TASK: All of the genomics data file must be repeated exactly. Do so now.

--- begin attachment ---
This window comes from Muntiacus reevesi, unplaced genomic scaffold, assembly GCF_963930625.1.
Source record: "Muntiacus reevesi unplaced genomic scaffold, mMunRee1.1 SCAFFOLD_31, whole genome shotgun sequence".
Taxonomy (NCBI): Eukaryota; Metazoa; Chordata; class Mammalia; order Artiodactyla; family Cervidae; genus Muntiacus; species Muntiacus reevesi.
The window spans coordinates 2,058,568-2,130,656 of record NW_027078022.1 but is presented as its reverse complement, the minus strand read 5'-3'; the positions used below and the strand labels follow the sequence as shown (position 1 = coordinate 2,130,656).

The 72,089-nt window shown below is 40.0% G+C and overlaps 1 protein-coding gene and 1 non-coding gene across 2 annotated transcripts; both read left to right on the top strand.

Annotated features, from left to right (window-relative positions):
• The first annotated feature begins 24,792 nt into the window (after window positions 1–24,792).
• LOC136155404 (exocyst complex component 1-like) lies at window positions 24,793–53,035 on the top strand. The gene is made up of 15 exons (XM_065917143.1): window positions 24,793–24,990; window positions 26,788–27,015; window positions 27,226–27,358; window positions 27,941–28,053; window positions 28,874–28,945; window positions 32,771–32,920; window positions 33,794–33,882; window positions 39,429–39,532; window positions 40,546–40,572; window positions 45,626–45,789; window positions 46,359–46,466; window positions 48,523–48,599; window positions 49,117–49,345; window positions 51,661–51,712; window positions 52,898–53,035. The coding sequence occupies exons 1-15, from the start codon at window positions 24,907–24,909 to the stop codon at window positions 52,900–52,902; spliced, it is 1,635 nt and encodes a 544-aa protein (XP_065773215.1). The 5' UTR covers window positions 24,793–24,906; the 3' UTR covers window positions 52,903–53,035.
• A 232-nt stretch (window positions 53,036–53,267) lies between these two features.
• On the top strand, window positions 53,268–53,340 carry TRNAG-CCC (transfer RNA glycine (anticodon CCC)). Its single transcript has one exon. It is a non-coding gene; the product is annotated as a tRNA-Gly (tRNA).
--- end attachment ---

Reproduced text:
This window comes from Muntiacus reevesi, unplaced genomic scaffold, assembly GCF_963930625.1.
Source record: "Muntiacus reevesi unplaced genomic scaffold, mMunRee1.1 SCAFFOLD_31, whole genome shotgun sequence".
Taxonomy (NCBI): Eukaryota; Metazoa; Chordata; class Mammalia; order Artiodactyla; family Cervidae; genus Muntiacus; species Muntiacus reevesi.
The window spans coordinates 2,058,568-2,130,656 of record NW_027078022.1 but is presented as its reverse complement, the minus strand read 5'-3'; the positions used below and the strand labels follow the sequence as shown (position 1 = coordinate 2,130,656).

The 72,089-nt window shown below is 40.0% G+C and overlaps 1 protein-coding gene and 1 non-coding gene across 2 annotated transcripts; both read left to right on the top strand.

Annotated features, from left to right (window-relative positions):
• The first annotated feature begins 24,792 nt into the window (after window positions 1–24,792).
• LOC136155404 (exocyst complex component 1-like) lies at window positions 24,793–53,035 on the top strand. The gene is made up of 15 exons (XM_065917143.1): window positions 24,793–24,990; window positions 26,788–27,015; window positions 27,226–27,358; window positions 27,941–28,053; window positions 28,874–28,945; window positions 32,771–32,920; window positions 33,794–33,882; window positions 39,429–39,532; window positions 40,546–40,572; window positions 45,626–45,789; window positions 46,359–46,466; window positions 48,523–48,599; window positions 49,117–49,345; window positions 51,661–51,712; window positions 52,898–53,035. The coding sequence occupies exons 1-15, from the start codon at window positions 24,907–24,909 to the stop codon at window positions 52,900–52,902; spliced, it is 1,635 nt and encodes a 544-aa protein (XP_065773215.1). The 5' UTR covers window positions 24,793–24,906; the 3' UTR covers window positions 52,903–53,035.
• A 232-nt stretch (window positions 53,036–53,267) lies between these two features.
• On the top strand, window positions 53,268–53,340 carry TRNAG-CCC (transfer RNA glycine (anticodon CCC)). Its single transcript has one exon. It is a non-coding gene; the product is annotated as a tRNA-Gly (tRNA).